Interview Clangers - Some examples and some tips to get you back in the game

Interview Clangers – Some examples and some tips to get you back in the game

Working in recruitment I’ve heard plenty of hilarious interview stories from my colleagues and their candidates.

 

This article is designed to let you know that mistakes do happen and also to provide you with some tips to help you prevent these mishaps from happening in the first place.

 

Here are some great examples of interview fails that I’ve heard in the past few months:

 

“I was hit by a car” 

 

A candidate was running  late for their interview and instead of being honest  they decided to call us and say they had been hit by a car! This can happen, so naturally we were very concerned for them. However, two days later they attended another interview with a different company and seemed to be absolutely fine. Pretty suspicious we thought…

 

“My nerves got the better of me”

 

A very nervous candidate arrived for her interview and was called in shortly afterwards. As soon as the questions came rolling in her lip began to shake and she started to cry!  It took the interviewers 15 minutes of consoling to calm the poor girl down. We understand how terrifying interviews can be; so there’s no shame in this. The problem is she didn’t prepare for the role and thought  that she was interviewing for a position that the company doesn’t even have. As the old saying goes “failing to prepare is preparing to fail.” 

 

“I thought the company would appreciate my casual approach” – The interview that inspired this articles main image

 

A candidate turned up to their interview and they were completely laid back in both their appearance and their approach. They came into the room and (this is no joke) they put their feet on the desk! He proceeded to continue with his nonchalant demeanour and seemed oblivious to how unorthodox his behaviour was. The candidate had an impressive CV and experience and appeared to genuinely want the job – so this was incredibly bizarre behaviour. I’ll leave it up to you guys to decide whether or not the candidate was placed…

 

How to prevent a bad interview from happening in the first place:

 

Do your homework:

 

It’s essential to study up before you go to your interview. The interviewers will not be impressed if you don’t know about what they do, who they work with, their mission and values and who  their key clients are.

 

Ultimately, if you want to work there then you would have taken the time to learn about the company…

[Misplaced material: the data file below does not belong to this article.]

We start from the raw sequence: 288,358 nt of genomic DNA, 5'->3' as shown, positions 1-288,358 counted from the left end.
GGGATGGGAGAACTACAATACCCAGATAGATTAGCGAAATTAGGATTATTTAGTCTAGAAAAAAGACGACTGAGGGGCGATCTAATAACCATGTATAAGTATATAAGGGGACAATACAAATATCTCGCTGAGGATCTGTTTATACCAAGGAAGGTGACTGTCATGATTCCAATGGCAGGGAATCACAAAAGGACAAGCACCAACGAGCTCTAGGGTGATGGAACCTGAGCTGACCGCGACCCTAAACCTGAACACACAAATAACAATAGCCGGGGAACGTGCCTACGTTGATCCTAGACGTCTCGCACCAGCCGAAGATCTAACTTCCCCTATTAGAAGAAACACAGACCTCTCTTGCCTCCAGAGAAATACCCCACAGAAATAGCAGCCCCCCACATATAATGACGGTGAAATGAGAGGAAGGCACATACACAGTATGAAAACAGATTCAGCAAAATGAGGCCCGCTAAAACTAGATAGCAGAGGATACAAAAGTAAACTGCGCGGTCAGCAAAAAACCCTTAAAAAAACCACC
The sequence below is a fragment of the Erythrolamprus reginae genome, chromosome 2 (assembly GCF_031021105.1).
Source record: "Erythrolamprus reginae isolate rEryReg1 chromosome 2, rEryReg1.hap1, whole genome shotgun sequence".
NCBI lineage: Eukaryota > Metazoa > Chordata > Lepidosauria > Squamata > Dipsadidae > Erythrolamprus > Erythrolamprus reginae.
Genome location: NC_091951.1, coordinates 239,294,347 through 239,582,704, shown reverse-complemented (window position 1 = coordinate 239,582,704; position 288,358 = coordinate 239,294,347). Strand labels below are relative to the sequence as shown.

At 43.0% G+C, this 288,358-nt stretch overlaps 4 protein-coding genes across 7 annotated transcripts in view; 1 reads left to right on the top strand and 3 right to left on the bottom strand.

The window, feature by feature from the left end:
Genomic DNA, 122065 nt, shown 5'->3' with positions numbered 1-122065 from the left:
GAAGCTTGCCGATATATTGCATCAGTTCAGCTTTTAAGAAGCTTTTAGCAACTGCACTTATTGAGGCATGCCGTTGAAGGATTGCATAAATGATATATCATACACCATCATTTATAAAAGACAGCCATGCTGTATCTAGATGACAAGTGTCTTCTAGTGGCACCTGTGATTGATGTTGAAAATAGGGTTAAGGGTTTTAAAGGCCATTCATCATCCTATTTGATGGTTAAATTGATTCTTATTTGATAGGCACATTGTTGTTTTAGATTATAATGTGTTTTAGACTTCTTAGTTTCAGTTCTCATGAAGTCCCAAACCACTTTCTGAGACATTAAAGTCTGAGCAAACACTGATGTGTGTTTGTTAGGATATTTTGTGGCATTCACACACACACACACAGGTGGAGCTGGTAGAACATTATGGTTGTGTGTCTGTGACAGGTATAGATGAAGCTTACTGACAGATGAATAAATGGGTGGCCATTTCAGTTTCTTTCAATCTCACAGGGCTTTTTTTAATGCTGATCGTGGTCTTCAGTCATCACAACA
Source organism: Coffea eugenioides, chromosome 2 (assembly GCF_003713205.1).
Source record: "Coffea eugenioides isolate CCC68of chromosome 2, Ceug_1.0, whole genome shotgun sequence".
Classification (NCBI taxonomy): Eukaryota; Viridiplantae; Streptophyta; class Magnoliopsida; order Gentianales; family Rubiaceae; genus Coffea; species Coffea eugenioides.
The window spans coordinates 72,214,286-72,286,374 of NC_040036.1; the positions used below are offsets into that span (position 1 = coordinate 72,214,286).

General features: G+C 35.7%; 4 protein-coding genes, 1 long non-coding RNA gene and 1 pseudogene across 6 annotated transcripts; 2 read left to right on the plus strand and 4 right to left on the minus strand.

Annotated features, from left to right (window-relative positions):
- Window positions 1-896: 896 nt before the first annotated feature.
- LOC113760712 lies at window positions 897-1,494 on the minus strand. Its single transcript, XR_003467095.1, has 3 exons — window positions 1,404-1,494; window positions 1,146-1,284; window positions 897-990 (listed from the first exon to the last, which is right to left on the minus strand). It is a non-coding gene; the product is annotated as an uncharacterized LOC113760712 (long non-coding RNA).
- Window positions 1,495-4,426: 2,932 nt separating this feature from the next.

Be honest:

 

Most of us aren’t good liars and interviews are already high-pressure situations. If you find yourself making up answers as you go along, then I assure you your performance will suffer. Be honest, if the truth isn’t good enough then maybe you aren’t right for the role…

 

There are so many instances where candidates have failed due to irregularities in their CV and the answers they gave; which is embarrassing for everyone – including the agency that suggested you to the client.

 

Dress appropriately:

 

 If you aren’t sure what to wear then always go for the smarter option. There are some ‘edgy’ companies out there where you can probably interview in shorts and sandals; but as a precautionary measure it is always advisable to be smart and presentable.

 

This isn’t to say you can’t show some personality in your outfit, as how you dress is an insight into your character. I normally opt for some colourful socks, but they are always inside some smart shoes and accompanied by some smart trousers or chinos.

 

Be enthusiastic:

 

If you want the job and you want them to want you then you’re going to have to be enthusiastic. A lack of zeal is a real turn-off for employers. Would you want to hire someone who doesn’t seem keen?

 

Of course you have to highlight your accomplishments and paint a clear picture of how you will benefit the company. Just don’t bore your interviewers with a long list of why you’re so amazing.

 

Offer a strong handshake:

 

The thought of a weak handshake makes me shudder. There are few acts more nauseating than being offered a shuddering and limp hand.  If you aren’t confident in your hand-shaking abilities then you should practice on a corporate friend and ask them to critique you. It goes without saying that you shouldn’t hurt the interviewers hand; but a solid short squeeze whilst you are looking in their eyes shows confidence – which goes a long way.

 

Ask insightful and topical questions:

 

At the end of the interview, you should always be asked if you have any questions. You will be assessed on their quality and it’s your opportunity to ask detailed and original questions that show your insight into the company and sector. You should have your questions planned out and you can even write them down and read from a bit of paper if need be. Don’t set-up-camp on pay-rises and annual leave – that doesn’t impress interviewers!

 

End positively:

 

As the interview is drawing to a close you only have a few minutes to leave an impression, so you should endeavour to end it on a positive note.  This could be as simple as saying something like, “I look forward to hearing from you” or “it was a pleasure meeting you all.”

 

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